Background: Overactive bladder (OAB) is a common condition affecting the elderly. The mainstay of treatment for OAB is medical therapy with anti-cholinergics. However, adverse events have been reported with this class of drugs, including cognitive changes.
Objective: The objective of this study was to investigate the effect of an anticholinergic medication, trospium chloride, on cognitive function in post-menopausal women being treated for OAB.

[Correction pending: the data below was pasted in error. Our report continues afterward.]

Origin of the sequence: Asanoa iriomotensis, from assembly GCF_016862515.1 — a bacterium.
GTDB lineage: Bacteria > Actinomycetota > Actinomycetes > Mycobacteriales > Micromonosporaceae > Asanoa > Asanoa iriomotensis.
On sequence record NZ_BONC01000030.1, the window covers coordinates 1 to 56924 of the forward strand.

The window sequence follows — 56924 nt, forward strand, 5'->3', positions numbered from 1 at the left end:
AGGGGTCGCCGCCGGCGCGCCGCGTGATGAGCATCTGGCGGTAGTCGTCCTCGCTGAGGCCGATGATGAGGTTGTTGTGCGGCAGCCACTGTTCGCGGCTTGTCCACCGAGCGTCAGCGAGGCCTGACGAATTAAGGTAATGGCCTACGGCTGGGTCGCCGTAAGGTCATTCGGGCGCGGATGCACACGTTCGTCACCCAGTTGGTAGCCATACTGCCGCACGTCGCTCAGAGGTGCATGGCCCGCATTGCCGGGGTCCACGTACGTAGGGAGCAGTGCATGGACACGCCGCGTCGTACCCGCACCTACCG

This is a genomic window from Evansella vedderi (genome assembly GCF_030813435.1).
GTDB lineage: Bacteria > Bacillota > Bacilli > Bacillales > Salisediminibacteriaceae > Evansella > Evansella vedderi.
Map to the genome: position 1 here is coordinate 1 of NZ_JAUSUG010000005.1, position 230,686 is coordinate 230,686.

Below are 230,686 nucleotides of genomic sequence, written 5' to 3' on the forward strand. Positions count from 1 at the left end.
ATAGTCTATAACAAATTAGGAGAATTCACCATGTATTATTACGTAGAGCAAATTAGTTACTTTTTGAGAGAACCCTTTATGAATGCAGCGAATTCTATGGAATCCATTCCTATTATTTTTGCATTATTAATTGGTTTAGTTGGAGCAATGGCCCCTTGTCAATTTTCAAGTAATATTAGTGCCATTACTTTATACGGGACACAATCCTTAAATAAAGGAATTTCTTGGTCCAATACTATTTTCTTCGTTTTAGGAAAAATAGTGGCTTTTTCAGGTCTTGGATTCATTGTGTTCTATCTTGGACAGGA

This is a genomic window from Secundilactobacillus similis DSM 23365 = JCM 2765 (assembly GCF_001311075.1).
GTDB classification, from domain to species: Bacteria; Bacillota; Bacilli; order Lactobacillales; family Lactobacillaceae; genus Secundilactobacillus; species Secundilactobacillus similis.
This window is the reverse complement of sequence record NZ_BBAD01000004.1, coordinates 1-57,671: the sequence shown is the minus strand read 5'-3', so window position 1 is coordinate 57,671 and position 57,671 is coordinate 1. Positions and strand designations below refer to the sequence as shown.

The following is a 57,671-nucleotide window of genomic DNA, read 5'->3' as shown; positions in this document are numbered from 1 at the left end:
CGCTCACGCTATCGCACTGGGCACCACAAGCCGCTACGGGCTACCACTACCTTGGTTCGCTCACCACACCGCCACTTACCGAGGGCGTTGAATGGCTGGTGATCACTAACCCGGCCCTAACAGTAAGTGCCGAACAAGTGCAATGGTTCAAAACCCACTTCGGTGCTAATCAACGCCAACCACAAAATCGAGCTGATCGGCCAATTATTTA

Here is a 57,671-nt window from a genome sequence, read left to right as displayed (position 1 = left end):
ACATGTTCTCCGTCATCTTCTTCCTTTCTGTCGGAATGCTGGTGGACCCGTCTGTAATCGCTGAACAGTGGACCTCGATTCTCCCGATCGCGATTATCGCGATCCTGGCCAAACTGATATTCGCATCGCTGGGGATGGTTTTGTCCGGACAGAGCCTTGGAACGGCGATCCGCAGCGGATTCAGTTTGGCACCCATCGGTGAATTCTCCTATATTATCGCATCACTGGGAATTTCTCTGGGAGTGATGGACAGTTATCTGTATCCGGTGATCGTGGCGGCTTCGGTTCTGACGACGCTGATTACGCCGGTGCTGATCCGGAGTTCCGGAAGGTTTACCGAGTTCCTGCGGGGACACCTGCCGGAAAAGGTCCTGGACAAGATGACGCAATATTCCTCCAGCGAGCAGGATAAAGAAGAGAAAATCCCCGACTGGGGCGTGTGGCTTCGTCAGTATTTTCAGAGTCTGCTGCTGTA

Methods: This was a prospective cohort study conducted at a urogynaecology clinic at one academic medical centre from January to December 2010, with 12-week follow-up after medication initiation. Women aged 55 years or older seeking treatment for OAB and opting for anticholinergic therapy were recruited. Baseline cognitive function was assessed via the Hopkins Verbal Learning Test-Revised Form (HVLT-R) [and its five subscales], the Orientation, Memory & Concentration (OMC) short form, and the Mini-Cog evaluation. After initiation of trospium chloride extended release, cognitive function was reassessed at Day 1, Week 1, Week 4 and Week 12. Bladder function was assessed via three condition-specific quality-of-life questionnaires. Secondary outcomes included change in bladder symptoms, correlation between cognitive and bladder symptoms, and overall medication compliance. The main outcome measure was change in HVLT-R score at Week 4 after medication initiation, compared with baseline (pre-medication) score.